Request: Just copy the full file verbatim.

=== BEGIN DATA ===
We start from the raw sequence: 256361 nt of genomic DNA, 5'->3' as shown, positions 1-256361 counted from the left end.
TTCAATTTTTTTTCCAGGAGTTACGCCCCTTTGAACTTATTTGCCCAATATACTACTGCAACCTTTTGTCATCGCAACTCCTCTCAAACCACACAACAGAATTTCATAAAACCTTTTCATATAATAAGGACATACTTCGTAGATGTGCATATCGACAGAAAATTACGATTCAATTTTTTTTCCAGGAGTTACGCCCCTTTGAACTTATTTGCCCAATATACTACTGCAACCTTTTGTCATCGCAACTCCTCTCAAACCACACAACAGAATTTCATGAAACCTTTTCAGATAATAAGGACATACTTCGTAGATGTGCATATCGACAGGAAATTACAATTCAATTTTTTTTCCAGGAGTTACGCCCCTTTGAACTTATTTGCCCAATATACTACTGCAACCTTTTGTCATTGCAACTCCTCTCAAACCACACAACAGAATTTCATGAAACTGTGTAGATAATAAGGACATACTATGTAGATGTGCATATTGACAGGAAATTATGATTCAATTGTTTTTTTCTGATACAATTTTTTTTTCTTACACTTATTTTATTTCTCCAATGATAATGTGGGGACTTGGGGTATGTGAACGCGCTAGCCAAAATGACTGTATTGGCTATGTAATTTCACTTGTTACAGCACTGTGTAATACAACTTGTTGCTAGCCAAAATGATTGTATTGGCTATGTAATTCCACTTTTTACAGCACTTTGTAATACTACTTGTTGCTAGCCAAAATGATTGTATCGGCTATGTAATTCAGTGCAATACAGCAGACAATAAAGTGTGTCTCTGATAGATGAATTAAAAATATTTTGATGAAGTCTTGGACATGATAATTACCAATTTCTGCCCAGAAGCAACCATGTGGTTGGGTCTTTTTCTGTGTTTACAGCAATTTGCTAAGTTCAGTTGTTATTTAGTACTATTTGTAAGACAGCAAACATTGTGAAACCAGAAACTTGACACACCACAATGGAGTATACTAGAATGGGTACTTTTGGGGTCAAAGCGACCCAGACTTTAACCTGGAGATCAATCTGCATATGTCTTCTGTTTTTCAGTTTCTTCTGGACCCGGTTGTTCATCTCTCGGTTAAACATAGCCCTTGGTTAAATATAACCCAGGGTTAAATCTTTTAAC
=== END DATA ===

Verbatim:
We start from the raw sequence: 256361 nt of genomic DNA, 5'->3' as shown, positions 1-256361 counted from the left end.
TTCAATTTTTTTTCCAGGAGTTACGCCCCTTTGAACTTATTTGCCCAATATACTACTGCAACCTTTTGTCATCGCAACTCCTCTCAAACCACACAACAGAATTTCATAAAACCTTTTCATATAATAAGGACATACTTCGTAGATGTGCATATCGACAGAAAATTACGATTCAATTTTTTTTCCAGGAGTTACGCCCCTTTGAACTTATTTGCCCAATATACTACTGCAACCTTTTGTCATCGCAACTCCTCTCAAACCACACAACAGAATTTCATGAAACCTTTTCAGATAATAAGGACATACTTCGTAGATGTGCATATCGACAGGAAATTACAATTCAATTTTTTTTCCAGGAGTTACGCCCCTTTGAACTTATTTGCCCAATATACTACTGCAACCTTTTGTCATTGCAACTCCTCTCAAACCACACAACAGAATTTCATGAAACTGTGTAGATAATAAGGACATACTATGTAGATGTGCATATTGACAGGAAATTATGATTCAATTGTTTTTTTCTGATACAATTTTTTTTTCTTACACTTATTTTATTTCTCCAATGATAATGTGGGGACTTGGGGTATGTGAACGCGCTAGCCAAAATGACTGTATTGGCTATGTAATTTCACTTGTTACAGCACTGTGTAATACAACTTGTTGCTAGCCAAAATGATTGTATTGGCTATGTAATTCCACTTTTTACAGCACTTTGTAATACTACTTGTTGCTAGCCAAAATGATTGTATCGGCTATGTAATTCAGTGCAATACAGCAGACAATAAAGTGTGTCTCTGATAGATGAATTAAAAATATTTTGATGAAGTCTTGGACATGATAATTACCAATTTCTGCCCAGAAGCAACCATGTGGTTGGGTCTTTTTCTGTGTTTACAGCAATTTGCTAAGTTCAGTTGTTATTTAGTACTATTTGTAAGACAGCAAACATTGTGAAACCAGAAACTTGACACACCACAATGGAGTATACTAGAATGGGTACTTTTGGGGTCAAAGCGACCCAGACTTTAACCTGGAGATCAATCTGCATATGTCTTCTGTTTTTCAGTTTCTTCTGGACCCGGTTGTTCATCTCTCGGTTAAACATAGCCCTTGGTTAAATATAACCCAGGGTTAAATCTTTTAAC